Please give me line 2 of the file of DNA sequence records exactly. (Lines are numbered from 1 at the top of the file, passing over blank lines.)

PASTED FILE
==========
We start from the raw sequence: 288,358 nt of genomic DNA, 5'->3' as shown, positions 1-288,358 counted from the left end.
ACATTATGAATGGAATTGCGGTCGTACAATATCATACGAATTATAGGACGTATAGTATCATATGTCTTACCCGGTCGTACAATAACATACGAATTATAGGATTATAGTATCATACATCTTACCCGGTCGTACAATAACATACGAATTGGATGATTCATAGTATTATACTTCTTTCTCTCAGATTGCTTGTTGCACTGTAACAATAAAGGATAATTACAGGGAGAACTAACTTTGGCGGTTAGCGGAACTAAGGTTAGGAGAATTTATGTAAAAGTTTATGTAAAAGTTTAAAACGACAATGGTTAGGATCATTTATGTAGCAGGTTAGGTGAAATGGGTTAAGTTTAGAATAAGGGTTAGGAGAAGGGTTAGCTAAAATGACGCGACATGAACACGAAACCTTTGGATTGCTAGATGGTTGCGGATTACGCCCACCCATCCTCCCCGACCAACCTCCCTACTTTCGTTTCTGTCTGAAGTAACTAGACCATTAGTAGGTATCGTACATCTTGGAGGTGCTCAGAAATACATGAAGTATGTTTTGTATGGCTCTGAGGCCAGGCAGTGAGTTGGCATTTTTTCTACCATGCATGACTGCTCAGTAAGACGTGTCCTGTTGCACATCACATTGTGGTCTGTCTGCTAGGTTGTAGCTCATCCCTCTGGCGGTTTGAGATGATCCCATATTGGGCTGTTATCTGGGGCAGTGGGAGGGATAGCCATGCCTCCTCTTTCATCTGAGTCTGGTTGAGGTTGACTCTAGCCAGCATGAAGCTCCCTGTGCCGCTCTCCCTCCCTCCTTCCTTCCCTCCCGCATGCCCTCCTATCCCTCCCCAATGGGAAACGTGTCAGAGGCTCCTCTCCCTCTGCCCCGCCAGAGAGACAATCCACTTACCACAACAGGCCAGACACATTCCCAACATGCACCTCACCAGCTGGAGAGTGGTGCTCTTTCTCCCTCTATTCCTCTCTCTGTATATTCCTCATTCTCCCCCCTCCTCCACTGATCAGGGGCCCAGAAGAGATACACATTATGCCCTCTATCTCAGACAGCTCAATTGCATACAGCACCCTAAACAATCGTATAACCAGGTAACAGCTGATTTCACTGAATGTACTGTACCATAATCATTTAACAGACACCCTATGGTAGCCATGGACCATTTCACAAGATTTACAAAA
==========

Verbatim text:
ACATTATGAATGGAATTGCGGTCGTACAATATCATACGAATTATAGGACGTATAGTATCATATGTCTTACCCGGTCGTACAATAACATACGAATTATAGGATTATAGTATCATACATCTTACCCGGTCGTACAATAACATACGAATTGGATGATTCATAGTATTATACTTCTTTCTCTCAGATTGCTTGTTGCACTGTAACAATAAAGGATAATTACAGGGAGAACTAACTTTGGCGGTTAGCGGAACTAAGGTTAGGAGAATTTATGTAAAAGTTTATGTAAAAGTTTAAAACGACAATGGTTAGGATCATTTATGTAGCAGGTTAGGTGAAATGGGTTAAGTTTAGAATAAGGGTTAGGAGAAGGGTTAGCTAAAATGACGCGACATGAACACGAAACCTTTGGATTGCTAGATGGTTGCGGATTACGCCCACCCATCCTCCCCGACCAACCTCCCTACTTTCGTTTCTGTCTGAAGTAACTAGACCATTAGTAGGTATCGTACATCTTGGAGGTGCTCAGAAATACATGAAGTATGTTTTGTATGGCTCTGAGGCCAGGCAGTGAGTTGGCATTTTTTCTACCATGCATGACTGCTCAGTAAGACGTGTCCTGTTGCACATCACATTGTGGTCTGTCTGCTAGGTTGTAGCTCATCCCTCTGGCGGTTTGAGATGATCCCATATTGGGCTGTTATCTGGGGCAGTGGGAGGGATAGCCATGCCTCCTCTTTCATCTGAGTCTGGTTGAGGTTGACTCTAGCCAGCATGAAGCTCCCTGTGCCGCTCTCCCTCCCTCCTTCCTTCCCTCCCGCATGCCCTCCTATCCCTCCCCAATGGGAAACGTGTCAGAGGCTCCTCTCCCTCTGCCCCGCCAGAGAGACAATCCACTTACCACAACAGGCCAGACACATTCCCAACATGCACCTCACCAGCTGGAGAGTGGTGCTCTTTCTCCCTCTATTCCTCTCTCTGTATATTCCTCATTCTCCCCCCTCCTCCACTGATCAGGGGCCCAGAAGAGATACACATTATGCCCTCTATCTCAGACAGCTCAATTGCATACAGCACCCTAAACAATCGTATAACCAGGTAACAGCTGATTTCACTGAATGTACTGTACCATAATCATTTAACAGACACCCTATGGTAGCCATGGACCATTTCACAAGATTTACAAAA